ATO Crackdown Announced
A Taxpayer Alert (TA 2017/1) has been issued by the Australian Taxation Office (ATO) warning taxpayers of a crackdown on arrangements involving common trust and company structures. The ATO is concerned that certain structures containing both company and trusts may be attempting to fragment integrated trading businesses in order to re-characterise a portion of the income as passive income. The structure usually involves a trust holding the passive assets of the business (commonly land, equipment, intellectual property etc.), which charges a fee or rent for the use of the assets to an operating company.
The ATO's Concern
The ATO's concern is that instead of the business income being taxed at the normal corporate rate (currently 30%), the passive income distributed by the trust is subject to tax at lower rates. This is particularly the case where the unitholders in the trust are nonresidents who may be able to benefit from concessional tax rates for Managed Investment Trust (MIT) income of 15%, or from the limitation of tax on various items of passive income under relevant tax treaties (e.g. 5% for certain royalties, 10% for interest).
Not Limited to Stapled Structures
These arrangements may involve stapled structures where the units in the trust are "stapled" to shares in the company, but the ATO has stressed that their concerns are not limited to stapled structures and may apply to any trust and company where a business is separated in a "contrived way".
The ATO has indicated that Australian real estate investment trusts (A-REIT), which primarily derive their income from unrelated thirdparty tenants, are not intended to be caught by the alert. However, any structure which contains a trust and a company with significant inter-entity transactions between them can potentially be caught.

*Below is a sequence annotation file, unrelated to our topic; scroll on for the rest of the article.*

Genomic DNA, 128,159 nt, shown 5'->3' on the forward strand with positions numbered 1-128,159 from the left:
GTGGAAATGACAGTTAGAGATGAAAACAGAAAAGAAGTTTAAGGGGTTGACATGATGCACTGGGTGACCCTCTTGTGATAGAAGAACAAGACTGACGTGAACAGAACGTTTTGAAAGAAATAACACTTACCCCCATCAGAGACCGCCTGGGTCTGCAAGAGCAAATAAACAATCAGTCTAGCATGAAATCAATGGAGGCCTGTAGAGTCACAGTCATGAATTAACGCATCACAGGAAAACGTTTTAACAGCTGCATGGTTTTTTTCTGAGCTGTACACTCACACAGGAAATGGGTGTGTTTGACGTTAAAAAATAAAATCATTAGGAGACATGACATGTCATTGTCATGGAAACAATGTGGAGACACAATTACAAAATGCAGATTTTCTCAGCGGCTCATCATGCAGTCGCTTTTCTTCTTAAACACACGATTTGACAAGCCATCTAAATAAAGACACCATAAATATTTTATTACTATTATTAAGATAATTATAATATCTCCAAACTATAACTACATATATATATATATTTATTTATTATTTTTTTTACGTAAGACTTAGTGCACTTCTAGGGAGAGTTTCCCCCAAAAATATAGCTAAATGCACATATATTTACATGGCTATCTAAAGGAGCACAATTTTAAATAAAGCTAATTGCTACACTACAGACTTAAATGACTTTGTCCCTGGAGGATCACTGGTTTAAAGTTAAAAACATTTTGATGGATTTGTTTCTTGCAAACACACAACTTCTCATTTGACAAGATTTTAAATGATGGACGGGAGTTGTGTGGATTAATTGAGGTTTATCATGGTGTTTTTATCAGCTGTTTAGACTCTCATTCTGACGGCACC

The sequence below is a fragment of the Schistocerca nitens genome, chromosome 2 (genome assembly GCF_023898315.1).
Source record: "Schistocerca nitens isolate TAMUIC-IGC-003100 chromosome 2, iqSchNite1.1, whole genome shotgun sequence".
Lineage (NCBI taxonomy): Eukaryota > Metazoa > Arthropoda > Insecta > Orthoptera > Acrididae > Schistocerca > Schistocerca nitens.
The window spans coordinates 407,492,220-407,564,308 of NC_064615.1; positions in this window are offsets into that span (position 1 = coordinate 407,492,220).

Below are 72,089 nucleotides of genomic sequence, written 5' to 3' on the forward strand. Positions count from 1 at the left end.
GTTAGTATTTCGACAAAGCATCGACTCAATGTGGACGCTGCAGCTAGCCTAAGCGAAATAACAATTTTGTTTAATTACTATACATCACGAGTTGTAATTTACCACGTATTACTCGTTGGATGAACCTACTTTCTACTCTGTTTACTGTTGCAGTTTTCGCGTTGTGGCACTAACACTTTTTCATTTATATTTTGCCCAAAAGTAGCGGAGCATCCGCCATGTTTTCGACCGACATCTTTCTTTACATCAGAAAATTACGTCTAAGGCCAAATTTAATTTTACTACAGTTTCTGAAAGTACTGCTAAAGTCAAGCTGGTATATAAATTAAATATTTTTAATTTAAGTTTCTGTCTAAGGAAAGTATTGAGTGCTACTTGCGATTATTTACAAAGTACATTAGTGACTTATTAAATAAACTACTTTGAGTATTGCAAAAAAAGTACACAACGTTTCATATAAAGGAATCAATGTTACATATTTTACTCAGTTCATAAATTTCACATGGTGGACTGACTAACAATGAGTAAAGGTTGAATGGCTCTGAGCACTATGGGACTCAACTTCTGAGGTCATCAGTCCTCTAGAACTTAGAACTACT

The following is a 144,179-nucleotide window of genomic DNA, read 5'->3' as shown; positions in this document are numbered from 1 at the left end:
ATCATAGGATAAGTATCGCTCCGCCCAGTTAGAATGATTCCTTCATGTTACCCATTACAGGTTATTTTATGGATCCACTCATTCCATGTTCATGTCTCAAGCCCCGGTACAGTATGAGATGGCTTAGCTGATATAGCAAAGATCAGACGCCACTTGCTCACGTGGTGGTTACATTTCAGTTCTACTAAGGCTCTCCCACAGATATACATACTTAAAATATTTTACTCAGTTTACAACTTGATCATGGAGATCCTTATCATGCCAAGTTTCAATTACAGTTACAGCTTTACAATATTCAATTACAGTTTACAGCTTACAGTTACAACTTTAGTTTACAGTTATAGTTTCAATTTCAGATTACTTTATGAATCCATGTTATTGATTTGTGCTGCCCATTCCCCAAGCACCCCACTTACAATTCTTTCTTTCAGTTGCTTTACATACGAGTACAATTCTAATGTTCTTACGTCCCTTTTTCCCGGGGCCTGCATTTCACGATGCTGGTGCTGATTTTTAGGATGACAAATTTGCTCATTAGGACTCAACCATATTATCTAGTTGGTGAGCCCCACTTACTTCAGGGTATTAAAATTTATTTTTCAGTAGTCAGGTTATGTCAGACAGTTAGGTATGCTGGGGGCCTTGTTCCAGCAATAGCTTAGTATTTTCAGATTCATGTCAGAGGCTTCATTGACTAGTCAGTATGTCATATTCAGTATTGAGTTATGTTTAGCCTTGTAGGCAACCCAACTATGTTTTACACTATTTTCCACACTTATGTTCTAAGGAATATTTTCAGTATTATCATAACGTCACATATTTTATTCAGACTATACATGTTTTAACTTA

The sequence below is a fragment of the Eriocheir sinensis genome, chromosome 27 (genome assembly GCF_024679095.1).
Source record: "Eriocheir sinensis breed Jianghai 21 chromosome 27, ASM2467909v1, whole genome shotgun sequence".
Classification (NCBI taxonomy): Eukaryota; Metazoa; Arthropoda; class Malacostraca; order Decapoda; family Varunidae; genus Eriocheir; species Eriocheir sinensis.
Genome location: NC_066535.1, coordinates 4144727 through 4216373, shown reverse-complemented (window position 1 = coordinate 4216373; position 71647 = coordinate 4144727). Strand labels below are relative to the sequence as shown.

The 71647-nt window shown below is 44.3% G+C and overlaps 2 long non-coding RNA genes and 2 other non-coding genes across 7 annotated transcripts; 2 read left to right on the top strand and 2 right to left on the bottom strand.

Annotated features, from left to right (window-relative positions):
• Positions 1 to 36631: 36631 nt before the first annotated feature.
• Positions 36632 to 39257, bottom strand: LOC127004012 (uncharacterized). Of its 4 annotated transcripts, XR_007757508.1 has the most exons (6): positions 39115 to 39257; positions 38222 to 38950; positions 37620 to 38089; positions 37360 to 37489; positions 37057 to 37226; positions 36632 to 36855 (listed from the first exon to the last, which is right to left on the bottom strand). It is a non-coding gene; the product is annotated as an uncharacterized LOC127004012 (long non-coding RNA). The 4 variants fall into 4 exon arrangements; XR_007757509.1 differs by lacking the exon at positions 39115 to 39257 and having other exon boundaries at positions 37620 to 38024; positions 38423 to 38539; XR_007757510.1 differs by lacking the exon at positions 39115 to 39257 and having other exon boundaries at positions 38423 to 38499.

The types of industries in which such structures are common include hotels and serviced apartments, agribusiness, infrastructure etc. Unfortunately, the alert does not clearly identify the industries intended to be caught. However, there is acknowledgement that businesses involving "third-party use of building" may be allowable (such as serviced apartments and perhaps hotels) where it is common for those buildings to be leased to third-party operators. In these circumstances, taxpayers are encouraged to engage with the ATO to ensure the operating entity retains a sufficient share of the profits.
What Should You Do?
The ATO have indicated that they will be considering the issues further to develop their technical position and will issue further guidance, including guidance on the inter-entity transactions allowable. If you are considering a structure that involves transactions between a company and a trust, you should seek professional advice immediately to determine whether the arrangement could potentially be caught. For existing structures, we recommend the trustee, manager and investors should consider their position to determine the potential impact of the ATO's position and to determine whether any changes should be made to the arrangements.